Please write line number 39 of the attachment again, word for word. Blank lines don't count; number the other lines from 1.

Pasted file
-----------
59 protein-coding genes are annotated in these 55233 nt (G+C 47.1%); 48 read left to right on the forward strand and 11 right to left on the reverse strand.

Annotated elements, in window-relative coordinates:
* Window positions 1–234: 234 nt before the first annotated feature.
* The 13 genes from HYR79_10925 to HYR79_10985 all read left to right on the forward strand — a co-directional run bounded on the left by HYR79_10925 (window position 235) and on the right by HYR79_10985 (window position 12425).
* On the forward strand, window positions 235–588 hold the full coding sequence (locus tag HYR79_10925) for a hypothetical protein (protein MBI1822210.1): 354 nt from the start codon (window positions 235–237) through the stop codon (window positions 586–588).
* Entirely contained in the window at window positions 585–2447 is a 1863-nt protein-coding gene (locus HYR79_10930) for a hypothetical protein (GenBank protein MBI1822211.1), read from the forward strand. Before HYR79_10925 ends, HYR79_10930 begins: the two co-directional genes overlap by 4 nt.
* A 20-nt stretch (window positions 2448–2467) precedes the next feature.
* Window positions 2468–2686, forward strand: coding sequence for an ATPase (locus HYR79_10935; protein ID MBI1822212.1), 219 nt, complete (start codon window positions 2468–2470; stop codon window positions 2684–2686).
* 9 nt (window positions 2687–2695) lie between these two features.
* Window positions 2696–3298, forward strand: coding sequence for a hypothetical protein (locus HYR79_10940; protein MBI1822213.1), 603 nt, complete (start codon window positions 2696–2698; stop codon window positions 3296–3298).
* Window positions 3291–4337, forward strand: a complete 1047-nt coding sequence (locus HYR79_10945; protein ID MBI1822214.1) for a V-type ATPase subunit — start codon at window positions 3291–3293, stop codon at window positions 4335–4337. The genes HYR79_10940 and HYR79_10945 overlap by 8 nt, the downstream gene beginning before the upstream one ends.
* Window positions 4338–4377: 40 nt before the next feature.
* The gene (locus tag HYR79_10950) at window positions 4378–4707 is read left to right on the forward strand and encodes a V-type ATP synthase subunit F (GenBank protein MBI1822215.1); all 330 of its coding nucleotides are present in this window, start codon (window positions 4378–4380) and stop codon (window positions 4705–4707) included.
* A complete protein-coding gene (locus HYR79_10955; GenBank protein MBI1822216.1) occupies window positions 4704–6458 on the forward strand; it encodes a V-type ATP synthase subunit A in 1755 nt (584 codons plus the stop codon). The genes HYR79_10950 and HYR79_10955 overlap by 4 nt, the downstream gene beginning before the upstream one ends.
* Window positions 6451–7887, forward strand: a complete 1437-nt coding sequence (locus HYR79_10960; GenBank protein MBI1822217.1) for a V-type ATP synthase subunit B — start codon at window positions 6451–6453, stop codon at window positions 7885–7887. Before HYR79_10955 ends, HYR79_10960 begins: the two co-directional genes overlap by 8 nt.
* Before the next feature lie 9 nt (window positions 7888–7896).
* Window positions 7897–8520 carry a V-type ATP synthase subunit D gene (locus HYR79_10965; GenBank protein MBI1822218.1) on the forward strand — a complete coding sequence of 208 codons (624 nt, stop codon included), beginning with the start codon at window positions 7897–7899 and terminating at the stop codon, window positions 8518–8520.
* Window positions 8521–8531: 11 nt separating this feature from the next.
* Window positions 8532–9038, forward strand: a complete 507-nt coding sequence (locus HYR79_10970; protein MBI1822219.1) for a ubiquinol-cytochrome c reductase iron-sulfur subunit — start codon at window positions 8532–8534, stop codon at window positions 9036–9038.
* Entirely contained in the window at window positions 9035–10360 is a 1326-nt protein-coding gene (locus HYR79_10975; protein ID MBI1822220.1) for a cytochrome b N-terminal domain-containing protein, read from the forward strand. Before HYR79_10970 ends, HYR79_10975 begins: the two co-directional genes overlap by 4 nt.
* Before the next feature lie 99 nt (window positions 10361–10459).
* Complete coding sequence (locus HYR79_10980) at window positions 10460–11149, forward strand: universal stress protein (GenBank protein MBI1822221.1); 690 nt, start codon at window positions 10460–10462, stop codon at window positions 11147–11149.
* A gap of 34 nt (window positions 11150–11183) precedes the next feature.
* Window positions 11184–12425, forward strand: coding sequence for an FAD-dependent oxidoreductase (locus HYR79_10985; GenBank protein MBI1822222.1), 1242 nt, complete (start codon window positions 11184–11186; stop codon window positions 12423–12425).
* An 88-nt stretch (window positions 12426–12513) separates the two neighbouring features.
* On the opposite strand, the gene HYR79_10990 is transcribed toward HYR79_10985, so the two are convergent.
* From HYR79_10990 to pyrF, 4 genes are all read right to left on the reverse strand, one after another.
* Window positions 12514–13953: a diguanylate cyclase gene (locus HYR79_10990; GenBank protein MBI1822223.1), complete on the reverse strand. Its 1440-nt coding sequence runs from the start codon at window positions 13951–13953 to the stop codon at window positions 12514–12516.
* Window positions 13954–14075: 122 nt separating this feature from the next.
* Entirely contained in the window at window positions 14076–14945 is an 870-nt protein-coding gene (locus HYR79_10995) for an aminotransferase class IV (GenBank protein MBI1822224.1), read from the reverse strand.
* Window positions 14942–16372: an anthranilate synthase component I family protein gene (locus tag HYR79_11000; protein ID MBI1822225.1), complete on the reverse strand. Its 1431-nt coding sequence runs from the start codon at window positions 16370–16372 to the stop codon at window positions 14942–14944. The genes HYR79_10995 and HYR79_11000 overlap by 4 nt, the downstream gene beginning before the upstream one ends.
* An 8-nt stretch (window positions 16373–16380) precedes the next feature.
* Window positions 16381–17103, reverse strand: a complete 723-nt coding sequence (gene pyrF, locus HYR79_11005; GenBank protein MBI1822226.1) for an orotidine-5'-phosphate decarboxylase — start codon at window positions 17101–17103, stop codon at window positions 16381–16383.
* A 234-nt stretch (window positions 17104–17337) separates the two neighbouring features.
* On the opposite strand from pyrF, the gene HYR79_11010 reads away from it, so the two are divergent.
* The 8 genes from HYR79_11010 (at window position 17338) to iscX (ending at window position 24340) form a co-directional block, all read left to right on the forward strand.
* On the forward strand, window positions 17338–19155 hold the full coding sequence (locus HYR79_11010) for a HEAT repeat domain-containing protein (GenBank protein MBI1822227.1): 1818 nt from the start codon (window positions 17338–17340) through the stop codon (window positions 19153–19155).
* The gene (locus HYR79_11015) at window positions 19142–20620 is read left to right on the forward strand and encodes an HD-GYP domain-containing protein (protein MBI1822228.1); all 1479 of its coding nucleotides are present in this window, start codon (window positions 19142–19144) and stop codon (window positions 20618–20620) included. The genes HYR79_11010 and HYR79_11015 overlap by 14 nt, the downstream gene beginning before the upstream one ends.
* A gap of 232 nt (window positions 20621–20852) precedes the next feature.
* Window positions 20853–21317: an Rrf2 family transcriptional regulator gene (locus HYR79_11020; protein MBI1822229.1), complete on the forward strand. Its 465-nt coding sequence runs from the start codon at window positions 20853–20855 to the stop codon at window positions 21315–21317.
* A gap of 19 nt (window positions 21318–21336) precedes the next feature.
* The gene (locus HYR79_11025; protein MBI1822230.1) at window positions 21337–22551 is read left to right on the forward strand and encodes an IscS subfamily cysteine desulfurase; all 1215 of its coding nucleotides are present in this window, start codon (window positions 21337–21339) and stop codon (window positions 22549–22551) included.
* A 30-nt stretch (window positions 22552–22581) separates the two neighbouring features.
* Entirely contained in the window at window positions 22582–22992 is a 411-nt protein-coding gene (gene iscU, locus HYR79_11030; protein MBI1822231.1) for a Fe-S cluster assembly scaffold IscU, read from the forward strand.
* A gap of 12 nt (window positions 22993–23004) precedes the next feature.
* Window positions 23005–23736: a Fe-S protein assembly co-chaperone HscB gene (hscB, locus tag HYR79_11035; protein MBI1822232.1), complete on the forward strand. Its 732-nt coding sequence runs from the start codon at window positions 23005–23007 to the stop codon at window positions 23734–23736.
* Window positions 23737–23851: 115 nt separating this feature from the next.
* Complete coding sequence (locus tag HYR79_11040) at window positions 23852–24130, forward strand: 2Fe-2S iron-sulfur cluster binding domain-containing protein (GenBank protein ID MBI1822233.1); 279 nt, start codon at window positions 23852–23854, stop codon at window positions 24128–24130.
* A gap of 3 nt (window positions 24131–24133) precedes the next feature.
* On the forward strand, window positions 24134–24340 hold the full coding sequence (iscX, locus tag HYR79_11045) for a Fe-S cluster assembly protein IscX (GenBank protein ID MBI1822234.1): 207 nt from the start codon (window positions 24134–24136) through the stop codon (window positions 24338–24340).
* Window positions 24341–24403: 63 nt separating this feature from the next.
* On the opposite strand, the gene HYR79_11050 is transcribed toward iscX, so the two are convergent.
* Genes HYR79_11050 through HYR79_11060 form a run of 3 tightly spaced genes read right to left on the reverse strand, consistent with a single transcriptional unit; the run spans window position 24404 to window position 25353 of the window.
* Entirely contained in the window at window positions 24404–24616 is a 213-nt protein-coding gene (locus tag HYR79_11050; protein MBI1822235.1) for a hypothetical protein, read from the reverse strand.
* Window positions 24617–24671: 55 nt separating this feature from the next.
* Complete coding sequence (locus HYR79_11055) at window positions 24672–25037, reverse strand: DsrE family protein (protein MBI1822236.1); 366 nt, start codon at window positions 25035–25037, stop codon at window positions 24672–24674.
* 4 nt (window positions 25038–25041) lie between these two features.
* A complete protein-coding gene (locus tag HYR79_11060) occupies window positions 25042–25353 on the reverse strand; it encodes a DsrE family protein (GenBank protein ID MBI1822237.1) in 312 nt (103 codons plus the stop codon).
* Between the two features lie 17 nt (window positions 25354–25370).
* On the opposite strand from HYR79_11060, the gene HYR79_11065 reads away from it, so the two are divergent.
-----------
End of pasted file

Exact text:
* A gap of 232 nt (window positions 20621–20852) precedes the next feature.